Another Philadelphia-area school district has joined an emerging trend of cash-strapped schools questioning why some highly profitable organizations should be let off the hook when it comes to paying property taxes.
The Upper Moreland School District is challenging the property-tax exemption of Jefferson Health’s new Asplundh Cancer Center, arguing that the facility does not meet the Pennsylvania Supreme Court’s standard for exemption.
The appeal in Montgomery County’s Court of Common Pleas is no guarantee of victory, but it challenges the long-standing tradition of exempting large, profitable health systems from the property-tax net. The legal challenge comes at a time when school districts are desperate for more property-tax collections as state funding covers only a fraction of their expenses.
When Tower Health bought five hospitals from the for-profit Community Health Systems Inc. in 2017 for $418 million, school districts in Pottstown, Phoenixville, and elsewhere were not ready to grant property-tax exemptions on the facilities just because their new owner qualified as a nonprofit under the federal law. Those cases are still in court.
Philadelphia, on the other hand, gave Tower a tax exemption for Chestnut Hill Hospital, even as the city and the school district have been taking a harder look at exemptions for some smaller nonprofits.
In the Asplundh case, the Montgomery County Board of Assessment Appeals granted an exemption on the cancer center, which is assessed at $14.9 million, effective Jan. 1. Jefferson, through Abington Hospital, which is the direct owner of the cancer center at 3941 Commerce Ave., appealed on Nov. 2, asking the Court of Common Pleas to make the exemption effective earlier, on June 1.
If the property were not exempt, the 3,000-student school district would collect nearly $460,000 annually at the current tax rate.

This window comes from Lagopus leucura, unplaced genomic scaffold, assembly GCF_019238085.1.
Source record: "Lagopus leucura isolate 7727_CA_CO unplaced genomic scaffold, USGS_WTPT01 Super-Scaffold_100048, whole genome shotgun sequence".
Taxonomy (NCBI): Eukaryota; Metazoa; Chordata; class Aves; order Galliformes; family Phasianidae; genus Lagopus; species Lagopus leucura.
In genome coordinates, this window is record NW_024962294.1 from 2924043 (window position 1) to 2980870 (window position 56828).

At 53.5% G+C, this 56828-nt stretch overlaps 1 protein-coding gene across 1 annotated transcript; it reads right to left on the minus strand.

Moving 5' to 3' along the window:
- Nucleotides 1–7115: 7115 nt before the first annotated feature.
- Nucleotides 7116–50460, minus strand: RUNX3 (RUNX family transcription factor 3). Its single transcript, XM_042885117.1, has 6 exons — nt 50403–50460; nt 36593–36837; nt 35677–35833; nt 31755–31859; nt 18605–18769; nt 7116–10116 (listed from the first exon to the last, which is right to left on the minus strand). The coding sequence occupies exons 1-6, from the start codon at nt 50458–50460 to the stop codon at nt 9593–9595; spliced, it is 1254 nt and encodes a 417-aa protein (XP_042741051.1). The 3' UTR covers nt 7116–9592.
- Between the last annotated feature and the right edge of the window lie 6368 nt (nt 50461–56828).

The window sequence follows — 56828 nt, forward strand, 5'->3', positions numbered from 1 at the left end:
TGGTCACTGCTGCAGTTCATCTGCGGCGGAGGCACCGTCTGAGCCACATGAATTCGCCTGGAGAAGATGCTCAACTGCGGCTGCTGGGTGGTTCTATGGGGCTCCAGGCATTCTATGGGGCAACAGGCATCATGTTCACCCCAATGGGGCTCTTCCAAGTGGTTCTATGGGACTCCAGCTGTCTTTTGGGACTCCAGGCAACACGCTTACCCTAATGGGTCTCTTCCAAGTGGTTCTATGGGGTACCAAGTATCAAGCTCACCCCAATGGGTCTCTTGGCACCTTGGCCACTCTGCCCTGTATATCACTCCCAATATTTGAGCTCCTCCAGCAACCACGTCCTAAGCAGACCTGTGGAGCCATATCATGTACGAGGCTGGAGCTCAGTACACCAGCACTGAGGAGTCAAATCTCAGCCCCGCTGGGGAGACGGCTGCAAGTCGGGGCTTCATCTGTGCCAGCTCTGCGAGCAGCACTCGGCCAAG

The school district followed with its appeal on Nov. 12, arguing that the cancer center did not meet a five-prong test established by a 1985 state Supreme Court decision and affirmed as the standard for property-tax exemption in 2012.
The Supreme Court’s vague test demands that a nonprofit advance a charitable purpose, provide a substantial portion of its service for free, benefit people who are “legitimate subjects of charity,” relieve the government of a burden, and operate free from “private profit motive.”
Attorneys who represent nonprofits in property-tax cases have long criticized that test as overly subjective.
In the year ended June 30, 2018, the cost of charity care provided by Jefferson overall was $36.9 million, or 0.91 percent of $4.05 billion in net patient revenue. That is higher than the $19.2 million in charity care provided by the University of Pennsylvania Health System. For Penn, charity care amounted to 0.31 percent of $6.25 billion in patient revenue.
Aaron J. Freiwald, an attorney for the Upper Moreland School District, hired after the appeal was filed, said Tuesday that the 2012 Supreme Court decision involving a camp in the Poconos, a landmark New Jersey Tax Court decision in 2015 denying tax exemption for a Morristown hospital, consolidation of hospitals into ever-larger health systems, and a decline in charity care because of the Affordable Care Act have made the time ripe for challenges to exemptions for 501(c)(3)s.
Jefferson did not comment on the case involving the Asplundh center, which opened July 2.
Freiwald and two Bethlehem attorneys, Martin Cohen and Mark Altemose of Cohen, Feeley, Altemose & Rambo, are also seeking to overturn tax exemptions for Lehigh Valley Hospital, on behalf of Salisbury Township School District, and St. Luke’s Hospital-Monroe Campus, on behalf of the Stroudsburg Area School District.